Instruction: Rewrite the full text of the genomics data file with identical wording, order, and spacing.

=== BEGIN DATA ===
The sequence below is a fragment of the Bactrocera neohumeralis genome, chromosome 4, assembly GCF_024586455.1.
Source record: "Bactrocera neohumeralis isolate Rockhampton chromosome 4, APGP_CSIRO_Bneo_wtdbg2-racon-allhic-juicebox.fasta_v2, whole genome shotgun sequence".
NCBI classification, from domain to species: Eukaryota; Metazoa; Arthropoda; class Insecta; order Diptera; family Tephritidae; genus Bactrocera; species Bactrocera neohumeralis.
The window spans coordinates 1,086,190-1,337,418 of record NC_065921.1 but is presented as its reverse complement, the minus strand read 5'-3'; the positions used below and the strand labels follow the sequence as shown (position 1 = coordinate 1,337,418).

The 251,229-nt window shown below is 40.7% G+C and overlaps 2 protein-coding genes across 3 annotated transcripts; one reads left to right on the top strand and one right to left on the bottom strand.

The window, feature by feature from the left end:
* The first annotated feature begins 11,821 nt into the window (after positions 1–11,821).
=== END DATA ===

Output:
The sequence below is a fragment of the Bactrocera neohumeralis genome, chromosome 4, assembly GCF_024586455.1.
Source record: "Bactrocera neohumeralis isolate Rockhampton chromosome 4, APGP_CSIRO_Bneo_wtdbg2-racon-allhic-juicebox.fasta_v2, whole genome shotgun sequence".
NCBI classification, from domain to species: Eukaryota; Metazoa; Arthropoda; class Insecta; order Diptera; family Tephritidae; genus Bactrocera; species Bactrocera neohumeralis.
The window spans coordinates 1,086,190-1,337,418 of record NC_065921.1 but is presented as its reverse complement, the minus strand read 5'-3'; the positions used below and the strand labels follow the sequence as shown (position 1 = coordinate 1,337,418).

The 251,229-nt window shown below is 40.7% G+C and overlaps 2 protein-coding genes across 3 annotated transcripts; one reads left to right on the top strand and one right to left on the bottom strand.

The window, feature by feature from the left end:
* The first annotated feature begins 11,821 nt into the window (after positions 1–11,821).